Sound absurd? Read on. And be sure to see the end of the article; there’s still time to make your voice heard.

* Although it’s not entirely accurate, we’re going to follow the popular convention that “drone” describes any pilotless aerial vehicle, large or small, autonomous or remotely-piloted, fixed-wing or rotorcraft, etc.

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UAVs, unmanned or uncrewed aerial vehicles, have been around as long as there have been aircraft, even (by definition) before the Wright Brothers. They’ve performed various minor roles for decades, but as with robotics in general, recent advances in technology have made them an increasingly effective and economical solution for jobs that are “dirty, dull, or dangerous.” In addition to a successful military career, various civilian groups are actively working on UAV systems for science, agriculture, surveying, broadcast, networking, search and rescue, disaster relief, national and private security, and many more roles. (Small consumer drones have also brought unprecedented new capabilities to hobbyists, but we’ll get to that in a bit.)

The US government has known for years that UAVs would have an increasing presence in our skies, and in 2012 Congress passed the FAA Modernization and Reform Act, which among other things, tasked the FAA with integrating UAVs into the National Airspace System (NAS); the complex network of bureaucracy and technology that allows thousands of aircraft to safely traverse the US on a daily basis. This task involves coming up with the brand-new licensing, certification, and operating procedures that will allow UAVs to safely fly alongside other aircraft in the NAS. (Yes, this is a difficult problem.) Even though the Act was made law in 2012, the FAA has been working on this exact problem for years, with input from NASA, the Pentagon, industry groups, and research labs throughout the US. The Act specifies that the FAA must have their rules and procedures in place by September of 2015.

Until then, and for years now, civilian UAVs have existed in a kind of limbo. They were (and are) technically illegal to fly, but due to great interest from the above groups, the FAA put scaffolding in place for a special exception process. Applications were handled on a case-by-case basis, with long waits and uncertain outcomes. The FAA didn’t grant many permits (commercial applicants were flat-out denied unless associated with a government sponsor such as a university), and those that were approved often included expensive stipulations such as chase planes. (I personally worked on a UAV project that ended up leasing a military base just to use the controlled airspace.) But despite the problems, these groups have been waiting a long time for the government to get its act together, and will be happy to finally have official hoops to jump through.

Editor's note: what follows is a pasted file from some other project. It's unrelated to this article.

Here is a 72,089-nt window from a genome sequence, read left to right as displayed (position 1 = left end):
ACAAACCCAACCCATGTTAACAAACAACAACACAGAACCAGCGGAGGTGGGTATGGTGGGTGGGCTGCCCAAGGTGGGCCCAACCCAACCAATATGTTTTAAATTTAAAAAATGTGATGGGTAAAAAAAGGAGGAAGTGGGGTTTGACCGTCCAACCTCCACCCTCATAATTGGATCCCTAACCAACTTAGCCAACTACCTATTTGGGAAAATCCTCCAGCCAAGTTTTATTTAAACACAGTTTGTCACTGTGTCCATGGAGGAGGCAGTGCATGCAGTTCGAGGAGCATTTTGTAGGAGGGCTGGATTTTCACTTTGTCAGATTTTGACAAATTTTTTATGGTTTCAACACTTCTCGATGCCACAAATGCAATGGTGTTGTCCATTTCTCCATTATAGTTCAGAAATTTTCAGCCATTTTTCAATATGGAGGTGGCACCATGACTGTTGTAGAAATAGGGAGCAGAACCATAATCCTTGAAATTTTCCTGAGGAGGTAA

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Adam Meek

But a wild card that nobody saw coming was the recent explosion of consumer and prosumer “smart” model aircraft. These started in the open source world, largely through the efforts of Chris Anderson and his DIY Drones community, and have now found their way (like all good things) to overseas mass production. One can readily find hardware ranging from $50 toys, to $500 platforms capable of lifting (and gyrostabilizing) GoPro cameras, to $1000 systems equipped with First-Person Video (FPV) transmitters that, when paired with video goggles, literally puts you in the driver’s seat. Inexpensive motion sensors and GPS receivers straight out of the smartphone market give these aircraft astonishing “autopilot” capabilities. Anyone can fly one (which for better or worse is a critical point). Gone are the days when flying a radio-controlled helicopter required hours of careful training (after which there would still be a good chance of augering in). These new platforms can maintain a rock-solid hover, follow a preprogrammed path beyond line of sight, and automatically return to the operator if there’s a problem. Think about it: here’s something that has never been seen before, possible only with the latest technology, giving us astonishing capabilities to extend our reach, operable by anyone, and almost unbelievably, affordable. This is the stuff of which revolutions are made.

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Juhan Sonin

And people love them. Martha Stewart wrote a charming essay about her drone. Skilled hobbyists have made more spectacular videos than you can count. And it’s not just fun and games, people soon made more practical use of these inexpensive remote-sensing platforms. Marine biologists flew through and sampled whale spouts. A volunteered drone found a lost elderly hiker. Hobbyist drones have documented government protests in Thailand, a sinkhole that swallowed classic cars, and environmental abuses. And commercial possibilities abound. Realtors use drones to take inexpensive aerial pictures of properties. Drones were used to film skiers in the 2014 Winter Olympics. Disney is considering using drones to create floating outdoor puppets. And a Minnesota brewery humorously used a drone to deliver cases of beer to ice fishers on a frozen lake…

Which is where things started to break down.

The FAA had never forgotten their “no commercial use” mandate, and when stories like this hit CNN, they started sending cease and desist letters to anyone their research turned up. Most (like the above brewery) were let off with a warning. But the FAA did fine a filmmaker (who shot a promotional film for a university) $10,000 for “reckless endangerment”. A judge later overturned that decision, opening the question of whether the FAA ever had the authority to regulate commercial drones in the first place. The FAA has appealed that decision, and the question remains murky (although it will be permanently settled in September of 2015).